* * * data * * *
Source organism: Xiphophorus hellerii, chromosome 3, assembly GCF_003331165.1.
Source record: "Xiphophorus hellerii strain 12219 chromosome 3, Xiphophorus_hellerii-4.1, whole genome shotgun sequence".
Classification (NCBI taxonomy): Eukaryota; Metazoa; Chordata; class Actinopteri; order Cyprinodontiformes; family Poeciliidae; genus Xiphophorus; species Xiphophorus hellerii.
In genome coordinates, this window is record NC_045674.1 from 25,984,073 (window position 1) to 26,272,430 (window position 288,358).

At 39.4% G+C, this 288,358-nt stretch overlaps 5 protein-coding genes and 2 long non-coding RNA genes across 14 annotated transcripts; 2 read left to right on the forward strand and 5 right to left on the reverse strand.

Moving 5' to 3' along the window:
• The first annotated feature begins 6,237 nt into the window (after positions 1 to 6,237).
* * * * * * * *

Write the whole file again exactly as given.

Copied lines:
Source organism: Xiphophorus hellerii, chromosome 3, assembly GCF_003331165.1.
Source record: "Xiphophorus hellerii strain 12219 chromosome 3, Xiphophorus_hellerii-4.1, whole genome shotgun sequence".
Classification (NCBI taxonomy): Eukaryota; Metazoa; Chordata; class Actinopteri; order Cyprinodontiformes; family Poeciliidae; genus Xiphophorus; species Xiphophorus hellerii.
In genome coordinates, this window is record NC_045674.1 from 25,984,073 (window position 1) to 26,272,430 (window position 288,358).

At 39.4% G+C, this 288,358-nt stretch overlaps 5 protein-coding genes and 2 long non-coding RNA genes across 14 annotated transcripts; 2 read left to right on the forward strand and 5 right to left on the reverse strand.

Moving 5' to 3' along the window:
• The first annotated feature begins 6,237 nt into the window (after positions 1 to 6,237).